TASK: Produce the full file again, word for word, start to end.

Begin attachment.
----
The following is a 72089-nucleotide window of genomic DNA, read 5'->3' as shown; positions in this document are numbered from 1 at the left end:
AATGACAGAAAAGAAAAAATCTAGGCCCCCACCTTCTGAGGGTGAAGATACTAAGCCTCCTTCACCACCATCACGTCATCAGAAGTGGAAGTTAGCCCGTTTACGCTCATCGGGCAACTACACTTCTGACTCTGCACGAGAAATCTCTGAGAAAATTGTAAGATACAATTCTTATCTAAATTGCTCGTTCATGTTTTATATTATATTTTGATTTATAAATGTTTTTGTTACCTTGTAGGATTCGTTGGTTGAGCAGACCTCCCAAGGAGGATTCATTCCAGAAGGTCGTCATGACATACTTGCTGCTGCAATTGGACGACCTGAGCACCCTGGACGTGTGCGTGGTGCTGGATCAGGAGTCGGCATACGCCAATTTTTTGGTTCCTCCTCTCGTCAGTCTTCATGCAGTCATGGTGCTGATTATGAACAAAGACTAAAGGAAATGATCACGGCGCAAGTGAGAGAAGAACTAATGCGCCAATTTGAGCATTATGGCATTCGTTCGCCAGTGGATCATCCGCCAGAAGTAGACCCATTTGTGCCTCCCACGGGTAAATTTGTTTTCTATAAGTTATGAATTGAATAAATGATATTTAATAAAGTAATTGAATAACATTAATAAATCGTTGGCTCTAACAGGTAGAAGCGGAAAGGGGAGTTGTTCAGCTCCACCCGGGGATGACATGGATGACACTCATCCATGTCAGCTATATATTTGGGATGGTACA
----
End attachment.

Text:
The following is a 72089-nucleotide window of genomic DNA, read 5'->3' as shown; positions in this document are numbered from 1 at the left end:
AATGACAGAAAAGAAAAAATCTAGGCCCCCACCTTCTGAGGGTGAAGATACTAAGCCTCCTTCACCACCATCACGTCATCAGAAGTGGAAGTTAGCCCGTTTACGCTCATCGGGCAACTACACTTCTGACTCTGCACGAGAAATCTCTGAGAAAATTGTAAGATACAATTCTTATCTAAATTGCTCGTTCATGTTTTATATTATATTTTGATTTATAAATGTTTTTGTTACCTTGTAGGATTCGTTGGTTGAGCAGACCTCCCAAGGAGGATTCATTCCAGAAGGTCGTCATGACATACTTGCTGCTGCAATTGGACGACCTGAGCACCCTGGACGTGTGCGTGGTGCTGGATCAGGAGTCGGCATACGCCAATTTTTTGGTTCCTCCTCTCGTCAGTCTTCATGCAGTCATGGTGCTGATTATGAACAAAGACTAAAGGAAATGATCACGGCGCAAGTGAGAGAAGAACTAATGCGCCAATTTGAGCATTATGGCATTCGTTCGCCAGTGGATCATCCGCCAGAAGTAGACCCATTTGTGCCTCCCACGGGTAAATTTGTTTTCTATAAGTTATGAATTGAATAAATGATATTTAATAAAGTAATTGAATAACATTAATAAATCGTTGGCTCTAACAGGTAGAAGCGGAAAGGGGAGTTGTTCAGCTCCACCCGGGGATGACATGGATGACACTCATCCATGTCAGCTATATATTTGGGATGGTACA